Sunday, May 17, 2009


The following information came from The Beginnings of Public Education in Virginia, 1776 - 1860, by A. J. Morrison, Issued by the State Board of Education as a Report Introductory to the Series of Annual Reports of the Superintendent of Public Instruction, 1917.


An act incorporating trustees for establishing and conducting a seminary of learning, at the town of Fincastle, in the county of Botetourt:

"Whereas it is the interest of all wise, civilized and free govern'* ments, to facilitate as much as may be, the diffusion of useful knowledge among its inhabitants: And whereas to this end sundry persons of the county of Botetourt have given considerable donations, for the purpose of endowing and supporting a seminary of learning, at the town of Fin- castle, in the said county, and have represented to this present general assembly, that their designs would be much accelerated were a law to pass incorporating them into a body
politic, etc., etc.

The said president, wardens, and directors, or any seven of them, shall have full power and authority to meet at such times as they shall think proper, and determine in all cases where a greater number of poor and indigent apply for admissioa than the funds ean support, (to whom the preference shall be given) and to continue those so admitted for
such length of time as they, or a majority of them, shall think necessary, having regard to
the genius and capacity of the students, and of directing the study of such to any branch of
.literature, to which in their opinion the genius of the student is best adapted. . . . The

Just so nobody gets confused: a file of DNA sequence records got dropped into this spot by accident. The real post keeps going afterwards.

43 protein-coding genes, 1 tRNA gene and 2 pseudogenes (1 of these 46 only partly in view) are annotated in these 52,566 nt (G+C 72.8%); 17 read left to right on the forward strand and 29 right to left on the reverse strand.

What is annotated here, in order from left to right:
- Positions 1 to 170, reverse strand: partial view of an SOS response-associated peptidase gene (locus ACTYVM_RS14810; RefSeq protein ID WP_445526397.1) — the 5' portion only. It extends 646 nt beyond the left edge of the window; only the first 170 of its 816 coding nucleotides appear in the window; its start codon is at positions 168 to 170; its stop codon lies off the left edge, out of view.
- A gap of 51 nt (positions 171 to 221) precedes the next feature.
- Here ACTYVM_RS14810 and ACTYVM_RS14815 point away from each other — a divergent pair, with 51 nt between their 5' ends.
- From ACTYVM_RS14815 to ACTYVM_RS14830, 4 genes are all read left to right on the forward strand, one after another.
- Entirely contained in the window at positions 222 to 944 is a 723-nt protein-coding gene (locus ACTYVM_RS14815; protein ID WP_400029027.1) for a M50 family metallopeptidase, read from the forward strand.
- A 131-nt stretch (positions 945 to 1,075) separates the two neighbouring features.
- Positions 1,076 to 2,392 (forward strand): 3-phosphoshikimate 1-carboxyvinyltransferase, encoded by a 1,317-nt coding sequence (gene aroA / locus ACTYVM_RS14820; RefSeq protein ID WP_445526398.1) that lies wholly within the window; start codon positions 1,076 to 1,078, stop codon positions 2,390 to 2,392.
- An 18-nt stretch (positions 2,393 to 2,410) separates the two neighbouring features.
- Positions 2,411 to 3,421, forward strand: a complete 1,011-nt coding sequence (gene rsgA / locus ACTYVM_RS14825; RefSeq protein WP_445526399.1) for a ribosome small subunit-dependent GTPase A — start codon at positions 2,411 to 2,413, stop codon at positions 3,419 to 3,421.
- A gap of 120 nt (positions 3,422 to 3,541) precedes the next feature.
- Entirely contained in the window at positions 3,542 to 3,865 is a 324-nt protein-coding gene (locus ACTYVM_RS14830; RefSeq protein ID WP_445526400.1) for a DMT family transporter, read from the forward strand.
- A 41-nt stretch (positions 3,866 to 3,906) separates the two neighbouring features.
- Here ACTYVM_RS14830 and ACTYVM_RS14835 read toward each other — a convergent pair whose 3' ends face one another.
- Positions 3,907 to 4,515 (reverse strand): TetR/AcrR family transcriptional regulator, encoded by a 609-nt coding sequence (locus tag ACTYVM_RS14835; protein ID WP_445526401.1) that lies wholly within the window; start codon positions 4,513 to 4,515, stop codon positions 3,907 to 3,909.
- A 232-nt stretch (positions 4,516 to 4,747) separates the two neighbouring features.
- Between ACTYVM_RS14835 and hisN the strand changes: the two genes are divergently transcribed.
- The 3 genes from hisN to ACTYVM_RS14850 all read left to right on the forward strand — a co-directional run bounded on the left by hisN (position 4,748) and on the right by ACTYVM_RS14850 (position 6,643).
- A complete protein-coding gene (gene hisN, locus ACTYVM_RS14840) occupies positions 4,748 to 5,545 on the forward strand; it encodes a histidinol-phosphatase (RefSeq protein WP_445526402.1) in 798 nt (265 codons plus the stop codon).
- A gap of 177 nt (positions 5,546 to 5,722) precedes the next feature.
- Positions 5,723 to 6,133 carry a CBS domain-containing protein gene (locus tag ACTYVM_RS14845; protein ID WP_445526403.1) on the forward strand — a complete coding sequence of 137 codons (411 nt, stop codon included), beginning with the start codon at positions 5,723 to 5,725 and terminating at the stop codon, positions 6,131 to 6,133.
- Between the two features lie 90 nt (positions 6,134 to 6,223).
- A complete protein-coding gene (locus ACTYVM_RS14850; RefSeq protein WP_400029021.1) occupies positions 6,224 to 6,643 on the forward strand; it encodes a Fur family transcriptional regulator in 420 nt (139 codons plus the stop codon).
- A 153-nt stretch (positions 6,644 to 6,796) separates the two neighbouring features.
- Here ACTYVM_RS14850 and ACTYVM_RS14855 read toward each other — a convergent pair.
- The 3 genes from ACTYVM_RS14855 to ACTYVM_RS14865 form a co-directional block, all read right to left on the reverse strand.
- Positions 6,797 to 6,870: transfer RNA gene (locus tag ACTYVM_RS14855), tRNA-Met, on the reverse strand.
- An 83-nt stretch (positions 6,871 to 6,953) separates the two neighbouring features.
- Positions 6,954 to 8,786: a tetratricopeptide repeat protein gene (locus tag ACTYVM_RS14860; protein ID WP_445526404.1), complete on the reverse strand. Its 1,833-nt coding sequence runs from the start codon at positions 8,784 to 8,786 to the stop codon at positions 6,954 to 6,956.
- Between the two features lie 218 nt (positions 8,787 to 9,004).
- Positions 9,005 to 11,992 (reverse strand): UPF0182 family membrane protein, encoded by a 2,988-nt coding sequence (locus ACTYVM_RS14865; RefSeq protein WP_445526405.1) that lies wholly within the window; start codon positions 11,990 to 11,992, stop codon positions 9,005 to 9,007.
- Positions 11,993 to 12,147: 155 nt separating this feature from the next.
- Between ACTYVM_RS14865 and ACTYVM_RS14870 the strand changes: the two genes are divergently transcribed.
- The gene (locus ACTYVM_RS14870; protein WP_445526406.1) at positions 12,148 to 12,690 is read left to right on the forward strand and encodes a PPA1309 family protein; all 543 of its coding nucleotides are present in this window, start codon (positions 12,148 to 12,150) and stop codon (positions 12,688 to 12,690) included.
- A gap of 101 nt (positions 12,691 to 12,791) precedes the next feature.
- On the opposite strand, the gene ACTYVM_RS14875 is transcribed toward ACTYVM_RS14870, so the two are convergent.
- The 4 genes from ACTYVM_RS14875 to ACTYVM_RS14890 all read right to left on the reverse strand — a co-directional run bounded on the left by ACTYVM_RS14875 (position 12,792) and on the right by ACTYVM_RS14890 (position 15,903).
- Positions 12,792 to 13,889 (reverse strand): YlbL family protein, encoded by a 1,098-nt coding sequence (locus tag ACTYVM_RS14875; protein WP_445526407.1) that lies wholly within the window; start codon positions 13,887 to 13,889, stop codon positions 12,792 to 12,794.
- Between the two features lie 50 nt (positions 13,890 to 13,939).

treasurer, previous to his entering on the duties of his office, shall give bond, with security
to be approved by the corporation, in the penalty of three thousand pounds.'1

This act of incorporation was amended and re-enacted in 182*4, provision being made for
a new board of trustees (as if the institution hact lapsed); the powers of the new board were the same as those of the old. Botetourt Seminary, as planned was an institution of extraordinary designs.

Martin's Gazetteer gives the town of Fincastle an academy in 1834. This may or may not
have been the seminary, for in their first report to the second auditor, the trustees of the
seminary state that the institution "opened in May 1837," with forty students, the Rev. Thomas Brown, principal, and that there were fifty to sixty students in sight. This report may be taken to mean that Botetourt seminary had been closed for some years before 1837. The next report of the trustees gives the seminary fifty students, a principal and assistant, supported by the tuition fees, plus an appropriation of $500. Apparently the
guaranteed salary was from endowment. In their report for the year 1841, the trustees give the number of pupils as fifty-seven. Major Joseph W. Anderson (b. 1836), was a pupil at Botetourt seminary about 1845: "When not yet ten years old, he was sent to the Botetourt seminary, then under the charge of a graudate of the Virginia Military Institute."

It is regretted that more information is not to be had regarding this interesting foundation.*

In 1838 the James River Academy, Botetourt county, was incorporated.

Hening, Statutes at Large, XII, 201.
Acts of Assembly, 1824, p. 75.
Martin, Gazetteer of Virginia, p. 328.
Doc. No. 4, in Journal and Documents, 1839, 1841-42, 1842-43.
Johnson, The University Memorial, Baltimore, 1871, p. 3S3.

No comments: